Related to this issue, the interviewer must check his or her bias regarding veterans as employees. In our politically correct times, any admission of preconceived notions about any group of people is interpreted as the worst possible sin. Yet it is impossible to exist in our media-saturated culture without developing some sorts of predetermined notions about any group whether accurate or not. Rather than suppress these thoughts, the interviewer should get in touch with these feelings and confront them with facts.

For example, it would be perfectly normal to feel that all former soldiers are control-freak fascists, because your sister-in-law was briefly married to one. Experience and reason, however, will teach you that such generalizations are both inaccurate and unfair. Only by listening to your inner voice and confronting it will you overcome your bias (which can be positive as well as negative) and make better decisions.

Research military experience

The interviewer need not understand every line in a military résumé, but the veteran candidate will appreciate some basic understanding of general terms and experiences. Some civilian interviewers don’t understand the difference between a submarine and a U.S. Marine.

Your organization can designate one or more internal veteran resources to serve as sounding boards. Most veterans can explain the general background of another veteran’s résumé or at least help the interviewer prepare a few good clarifying questions.

Open-ended questions followed by polite clarifying comments can help structure the portion of the interview about military experience. For example: “Please walk me through your military experience from your enlistment through your initial training and your ultimate assignment to a field unit. I am eager to understand why you did the things you did and what you learned from each experience.” If the candidate uses jargon you don’t follow, it is perfectly all right to ask for a clarification. For example:”I am sorry, I am not sure I understand what a Boatswain’s Mate does; can you explain?”

Understand the “real” job requirements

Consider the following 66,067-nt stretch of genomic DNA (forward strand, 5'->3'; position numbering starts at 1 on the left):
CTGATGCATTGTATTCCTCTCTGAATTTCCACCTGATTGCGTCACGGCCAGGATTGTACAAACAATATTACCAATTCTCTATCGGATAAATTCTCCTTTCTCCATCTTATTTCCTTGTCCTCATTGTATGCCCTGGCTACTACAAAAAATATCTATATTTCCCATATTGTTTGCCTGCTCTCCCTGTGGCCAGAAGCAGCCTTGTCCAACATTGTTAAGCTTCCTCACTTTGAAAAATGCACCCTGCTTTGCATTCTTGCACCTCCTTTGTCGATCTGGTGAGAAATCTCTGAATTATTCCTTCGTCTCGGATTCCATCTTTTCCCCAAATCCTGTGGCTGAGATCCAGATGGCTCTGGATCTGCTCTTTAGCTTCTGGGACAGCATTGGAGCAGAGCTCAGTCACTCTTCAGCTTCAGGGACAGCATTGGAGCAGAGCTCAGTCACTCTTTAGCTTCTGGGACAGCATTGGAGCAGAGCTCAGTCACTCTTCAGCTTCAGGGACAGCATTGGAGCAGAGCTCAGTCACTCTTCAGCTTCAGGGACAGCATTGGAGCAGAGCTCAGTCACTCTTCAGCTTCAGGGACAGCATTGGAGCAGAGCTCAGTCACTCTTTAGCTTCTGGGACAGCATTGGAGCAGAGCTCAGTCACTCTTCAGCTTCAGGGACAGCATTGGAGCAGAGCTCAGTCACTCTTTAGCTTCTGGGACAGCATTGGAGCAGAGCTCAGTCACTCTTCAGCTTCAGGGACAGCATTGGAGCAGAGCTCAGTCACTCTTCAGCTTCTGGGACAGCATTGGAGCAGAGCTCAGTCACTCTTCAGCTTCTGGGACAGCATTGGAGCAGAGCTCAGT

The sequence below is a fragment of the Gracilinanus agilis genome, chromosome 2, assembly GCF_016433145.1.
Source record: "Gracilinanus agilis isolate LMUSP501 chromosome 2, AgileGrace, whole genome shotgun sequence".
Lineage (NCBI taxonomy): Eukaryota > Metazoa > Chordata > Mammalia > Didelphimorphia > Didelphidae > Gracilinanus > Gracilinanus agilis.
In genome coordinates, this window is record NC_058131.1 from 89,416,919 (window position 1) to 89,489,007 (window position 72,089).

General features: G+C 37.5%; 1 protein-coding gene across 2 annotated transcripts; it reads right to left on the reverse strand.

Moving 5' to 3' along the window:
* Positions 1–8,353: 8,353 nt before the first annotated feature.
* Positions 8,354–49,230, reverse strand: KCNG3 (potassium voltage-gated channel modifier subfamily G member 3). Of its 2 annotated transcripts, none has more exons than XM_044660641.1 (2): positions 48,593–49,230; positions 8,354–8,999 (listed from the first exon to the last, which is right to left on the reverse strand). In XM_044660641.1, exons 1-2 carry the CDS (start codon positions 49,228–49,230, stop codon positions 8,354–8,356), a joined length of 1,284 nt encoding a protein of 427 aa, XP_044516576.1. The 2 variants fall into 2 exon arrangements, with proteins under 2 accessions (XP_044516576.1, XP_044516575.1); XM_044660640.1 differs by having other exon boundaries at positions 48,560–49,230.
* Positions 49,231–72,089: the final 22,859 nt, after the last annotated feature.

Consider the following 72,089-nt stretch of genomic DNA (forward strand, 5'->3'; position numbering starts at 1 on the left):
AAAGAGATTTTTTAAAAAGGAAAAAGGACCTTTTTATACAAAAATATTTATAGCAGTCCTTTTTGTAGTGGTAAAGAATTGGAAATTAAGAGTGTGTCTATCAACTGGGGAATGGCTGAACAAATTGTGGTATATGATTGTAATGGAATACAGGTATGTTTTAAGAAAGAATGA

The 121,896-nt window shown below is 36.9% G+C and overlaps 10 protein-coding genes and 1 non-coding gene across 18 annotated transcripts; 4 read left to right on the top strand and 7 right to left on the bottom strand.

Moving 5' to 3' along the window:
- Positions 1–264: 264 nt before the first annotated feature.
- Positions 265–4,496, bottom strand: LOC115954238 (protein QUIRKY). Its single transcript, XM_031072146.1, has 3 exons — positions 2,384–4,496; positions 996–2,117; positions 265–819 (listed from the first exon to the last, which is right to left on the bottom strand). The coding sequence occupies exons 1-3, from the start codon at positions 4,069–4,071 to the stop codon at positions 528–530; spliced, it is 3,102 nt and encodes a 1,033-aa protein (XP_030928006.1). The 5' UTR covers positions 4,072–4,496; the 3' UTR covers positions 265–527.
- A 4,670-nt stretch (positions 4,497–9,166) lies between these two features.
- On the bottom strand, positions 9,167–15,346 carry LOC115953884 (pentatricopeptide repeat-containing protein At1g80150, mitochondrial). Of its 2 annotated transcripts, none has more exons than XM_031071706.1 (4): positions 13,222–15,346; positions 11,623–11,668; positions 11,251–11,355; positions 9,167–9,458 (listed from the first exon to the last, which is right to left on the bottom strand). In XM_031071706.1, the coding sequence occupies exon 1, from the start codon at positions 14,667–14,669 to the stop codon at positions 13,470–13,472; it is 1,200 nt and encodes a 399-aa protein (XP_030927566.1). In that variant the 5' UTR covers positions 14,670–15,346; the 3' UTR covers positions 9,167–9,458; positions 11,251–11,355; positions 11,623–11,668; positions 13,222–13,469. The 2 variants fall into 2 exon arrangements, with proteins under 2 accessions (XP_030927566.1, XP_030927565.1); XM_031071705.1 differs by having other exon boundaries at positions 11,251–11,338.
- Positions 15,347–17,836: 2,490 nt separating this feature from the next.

Finally, the interviewer must seek to have a deep, intuitive and clear understanding of the “real” job requirements. Most organizations publish multiple-page job descriptions that contain requirements for skills and certifications that have little to do with the task at hand.

Experienced hiring managers and recruiters compensate for this verbosity with a short-hand understanding of the true needed skills and attributes. For example: “The customer-service manager really needs to be good with people and motivating his team on a daily basis, even while being regularly berated by obnoxious customers.” When properly understood this way, it quickly becomes clear how an infantry squad leader who led patrols day after day in hostile territory while maintaining personal and team morale would likely excel in the job.

Armed with the preparation steps detailed above, an organization’s interviewer is ready to conduct the meeting and assess the qualifications of the veteran applicant in a way that is effective, accurate and most likely to result in the desired outcomes.


Peter A. Gudmundsson is the president and CEO RecruitMilitary , a 16-year-old company that helps organizations excel by leveraging the talent of veterans. RecruitMilitary helps companies attract, appreciate and retain high-quality veteran employees and students. Most of Gudmundsson’s career has been dedicated to leadership in media, education, information and intellectual property intensive businesses. He has run a diverse range of companies and was president of Jobs.com and Primedia Workplace Learning. Earlier in his career, Gudmundsson also served as Vice President of Corporate Development for Primedia Inc., KKR’s media company, in New York. A former U.S. Marines field artillery and intelligence officer, Gudmundsson began his civilian career as an investment banker at Morgan Stanley. He is a graduate of Harvard Business School (MBA) and Brown University (B.A.).

3 Tips for Handling an On-the-Spot Job Offer


You just interviewed, and now you have 24 hours to give a yes or no.

Pat yourself on the back, because you just nailed the interview. It was a long, exhausting day that left you with a lot to think about, but now you’re just focused on rewarding yourself with a glass of wine and a Netflix binge.

Except – wait – what’s this? Your interview finished minutes ago, and these guys are offering you the job! Oh, by the way, they need to know if you’ll accept within 24 hours.

Yay, but also oy. There goes your night of vegging out. Cue panic mode: Make all the phone calls, do all the soul-searching and weigh all the pros and cons – ASAP. Maybe hold onto that wine.